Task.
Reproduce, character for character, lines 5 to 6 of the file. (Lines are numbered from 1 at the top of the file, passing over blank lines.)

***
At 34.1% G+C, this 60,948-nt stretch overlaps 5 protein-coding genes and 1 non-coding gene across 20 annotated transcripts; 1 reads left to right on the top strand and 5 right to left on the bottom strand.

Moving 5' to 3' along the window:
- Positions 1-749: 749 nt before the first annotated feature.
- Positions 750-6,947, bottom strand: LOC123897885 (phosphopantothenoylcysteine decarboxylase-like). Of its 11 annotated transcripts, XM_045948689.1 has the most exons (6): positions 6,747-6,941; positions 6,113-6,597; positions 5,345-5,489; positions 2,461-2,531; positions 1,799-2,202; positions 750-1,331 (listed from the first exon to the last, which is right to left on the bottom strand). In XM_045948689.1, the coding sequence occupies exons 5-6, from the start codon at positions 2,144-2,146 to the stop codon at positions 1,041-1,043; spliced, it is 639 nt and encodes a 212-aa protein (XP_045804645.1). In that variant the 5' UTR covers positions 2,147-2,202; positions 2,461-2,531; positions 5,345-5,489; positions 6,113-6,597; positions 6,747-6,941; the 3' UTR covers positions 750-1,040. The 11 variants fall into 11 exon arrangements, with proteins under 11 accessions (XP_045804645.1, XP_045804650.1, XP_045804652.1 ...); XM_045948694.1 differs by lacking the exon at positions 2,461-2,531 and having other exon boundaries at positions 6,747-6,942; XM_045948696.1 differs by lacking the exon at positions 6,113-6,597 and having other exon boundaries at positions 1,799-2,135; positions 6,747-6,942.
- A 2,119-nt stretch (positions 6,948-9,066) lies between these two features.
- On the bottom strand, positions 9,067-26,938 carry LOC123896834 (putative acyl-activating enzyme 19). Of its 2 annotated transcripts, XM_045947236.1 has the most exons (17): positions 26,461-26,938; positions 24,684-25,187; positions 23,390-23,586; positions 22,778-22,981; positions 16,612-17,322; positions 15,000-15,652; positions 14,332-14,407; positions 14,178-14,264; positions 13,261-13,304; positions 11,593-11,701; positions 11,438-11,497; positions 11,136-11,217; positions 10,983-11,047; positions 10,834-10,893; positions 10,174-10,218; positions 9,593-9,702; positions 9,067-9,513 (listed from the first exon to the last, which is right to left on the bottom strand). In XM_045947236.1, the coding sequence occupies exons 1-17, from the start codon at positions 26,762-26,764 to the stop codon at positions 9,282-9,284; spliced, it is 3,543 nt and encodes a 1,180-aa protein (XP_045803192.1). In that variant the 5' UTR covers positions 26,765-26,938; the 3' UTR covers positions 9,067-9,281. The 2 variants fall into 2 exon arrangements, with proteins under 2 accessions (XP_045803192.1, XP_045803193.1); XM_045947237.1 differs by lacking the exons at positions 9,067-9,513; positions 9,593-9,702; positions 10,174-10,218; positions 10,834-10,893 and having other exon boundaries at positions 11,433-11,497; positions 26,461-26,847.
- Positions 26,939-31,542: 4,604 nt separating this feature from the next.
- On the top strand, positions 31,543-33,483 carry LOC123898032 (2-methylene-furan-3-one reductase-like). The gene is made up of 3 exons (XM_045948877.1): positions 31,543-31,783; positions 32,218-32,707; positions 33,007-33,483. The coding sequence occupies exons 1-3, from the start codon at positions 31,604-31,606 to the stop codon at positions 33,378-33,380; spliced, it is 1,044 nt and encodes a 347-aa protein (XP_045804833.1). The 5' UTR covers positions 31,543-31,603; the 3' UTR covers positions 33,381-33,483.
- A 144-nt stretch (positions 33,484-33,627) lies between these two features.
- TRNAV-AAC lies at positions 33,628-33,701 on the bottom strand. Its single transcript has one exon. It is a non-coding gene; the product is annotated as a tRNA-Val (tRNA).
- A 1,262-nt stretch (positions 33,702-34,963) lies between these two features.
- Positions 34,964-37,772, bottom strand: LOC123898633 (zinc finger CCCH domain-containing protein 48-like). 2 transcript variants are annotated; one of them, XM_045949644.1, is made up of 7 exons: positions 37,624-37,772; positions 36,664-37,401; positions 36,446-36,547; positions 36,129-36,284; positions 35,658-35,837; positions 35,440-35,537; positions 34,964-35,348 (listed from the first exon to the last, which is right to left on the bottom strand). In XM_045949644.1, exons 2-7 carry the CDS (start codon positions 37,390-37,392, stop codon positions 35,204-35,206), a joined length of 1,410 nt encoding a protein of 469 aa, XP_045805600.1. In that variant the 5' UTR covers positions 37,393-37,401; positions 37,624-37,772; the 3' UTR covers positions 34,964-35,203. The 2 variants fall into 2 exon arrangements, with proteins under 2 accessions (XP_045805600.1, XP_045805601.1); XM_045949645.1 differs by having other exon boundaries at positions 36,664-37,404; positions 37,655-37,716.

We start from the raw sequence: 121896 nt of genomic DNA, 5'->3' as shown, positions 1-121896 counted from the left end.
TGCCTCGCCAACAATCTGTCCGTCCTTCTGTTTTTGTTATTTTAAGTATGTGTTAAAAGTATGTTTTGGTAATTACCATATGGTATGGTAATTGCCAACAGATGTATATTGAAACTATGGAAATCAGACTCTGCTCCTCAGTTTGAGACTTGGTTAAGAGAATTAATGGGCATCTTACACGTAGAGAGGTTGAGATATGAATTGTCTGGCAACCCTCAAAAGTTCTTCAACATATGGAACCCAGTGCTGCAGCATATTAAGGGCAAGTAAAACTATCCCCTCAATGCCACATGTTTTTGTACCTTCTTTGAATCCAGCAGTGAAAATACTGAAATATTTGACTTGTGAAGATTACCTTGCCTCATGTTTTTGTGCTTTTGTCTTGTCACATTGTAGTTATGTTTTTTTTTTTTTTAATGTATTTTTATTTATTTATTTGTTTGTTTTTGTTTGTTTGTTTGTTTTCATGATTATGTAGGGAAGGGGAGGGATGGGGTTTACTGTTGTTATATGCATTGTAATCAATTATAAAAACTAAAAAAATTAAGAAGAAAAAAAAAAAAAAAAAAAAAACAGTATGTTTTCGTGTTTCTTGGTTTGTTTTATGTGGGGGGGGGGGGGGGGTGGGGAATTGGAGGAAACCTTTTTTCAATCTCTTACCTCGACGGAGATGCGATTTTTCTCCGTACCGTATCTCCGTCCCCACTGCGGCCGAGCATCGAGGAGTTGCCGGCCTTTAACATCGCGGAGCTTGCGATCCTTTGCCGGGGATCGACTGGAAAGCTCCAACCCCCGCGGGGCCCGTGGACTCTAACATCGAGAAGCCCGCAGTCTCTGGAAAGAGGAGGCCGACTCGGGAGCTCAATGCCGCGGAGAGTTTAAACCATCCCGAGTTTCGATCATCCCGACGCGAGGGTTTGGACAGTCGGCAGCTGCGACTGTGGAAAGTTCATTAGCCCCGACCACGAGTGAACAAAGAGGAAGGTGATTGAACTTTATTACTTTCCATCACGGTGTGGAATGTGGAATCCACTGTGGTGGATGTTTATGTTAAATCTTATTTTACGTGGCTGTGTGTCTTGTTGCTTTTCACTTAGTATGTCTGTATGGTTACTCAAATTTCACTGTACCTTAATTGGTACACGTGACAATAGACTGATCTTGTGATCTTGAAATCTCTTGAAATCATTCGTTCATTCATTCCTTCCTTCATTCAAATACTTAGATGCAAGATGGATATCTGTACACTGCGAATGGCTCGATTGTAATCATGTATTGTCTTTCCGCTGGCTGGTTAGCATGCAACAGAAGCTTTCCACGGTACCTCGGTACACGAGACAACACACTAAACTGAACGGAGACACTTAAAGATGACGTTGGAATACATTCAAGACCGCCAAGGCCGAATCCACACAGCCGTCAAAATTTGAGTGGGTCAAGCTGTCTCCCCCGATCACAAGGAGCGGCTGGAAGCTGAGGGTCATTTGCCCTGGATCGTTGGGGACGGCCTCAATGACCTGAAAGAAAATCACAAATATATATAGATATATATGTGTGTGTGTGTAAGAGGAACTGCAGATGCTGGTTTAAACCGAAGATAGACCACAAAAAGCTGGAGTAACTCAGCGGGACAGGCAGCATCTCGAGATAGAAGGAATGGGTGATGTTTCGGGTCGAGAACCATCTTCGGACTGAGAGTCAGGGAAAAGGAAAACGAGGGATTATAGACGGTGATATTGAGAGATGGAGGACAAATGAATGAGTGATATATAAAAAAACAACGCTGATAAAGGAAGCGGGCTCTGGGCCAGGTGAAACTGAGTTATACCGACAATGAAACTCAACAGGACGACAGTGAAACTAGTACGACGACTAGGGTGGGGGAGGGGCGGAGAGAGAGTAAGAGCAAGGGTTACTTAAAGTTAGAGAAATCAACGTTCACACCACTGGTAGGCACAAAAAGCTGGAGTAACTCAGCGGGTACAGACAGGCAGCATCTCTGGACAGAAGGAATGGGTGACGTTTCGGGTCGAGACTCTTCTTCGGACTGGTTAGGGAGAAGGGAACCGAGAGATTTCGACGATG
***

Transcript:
- A 2,119-nt stretch (positions 6,948-9,066) lies between these two features.
- On the bottom strand, positions 9,067-26,938 carry LOC123896834 (putative acyl-activating enzyme 19). Of its 2 annotated transcripts, XM_045947236.1 has the most exons (17): positions 26,461-26,938; positions 24,684-25,187; positions 23,390-23,586; positions 22,778-22,981; positions 16,612-17,322; positions 15,000-15,652; positions 14,332-14,407; positions 14,178-14,264; positions 13,261-13,304; positions 11,593-11,701; positions 11,438-11,497; positions 11,136-11,217; positions 10,983-11,047; positions 10,834-10,893; positions 10,174-10,218; positions 9,593-9,702; positions 9,067-9,513 (listed from the first exon to the last, which is right to left on the bottom strand). In XM_045947236.1, the coding sequence occupies exons 1-17, from the start codon at positions 26,762-26,764 to the stop codon at positions 9,282-9,284; spliced, it is 3,543 nt and encodes a 1,180-aa protein (XP_045803192.1). In that variant the 5' UTR covers positions 26,765-26,938; the 3' UTR covers positions 9,067-9,281. The 2 variants fall into 2 exon arrangements, with proteins under 2 accessions (XP_045803192.1, XP_045803193.1); XM_045947237.1 differs by lacking the exons at positions 9,067-9,513; positions 9,593-9,702; positions 10,174-10,218; positions 10,834-10,893 and having other exon boundaries at positions 11,433-11,497; positions 26,461-26,847.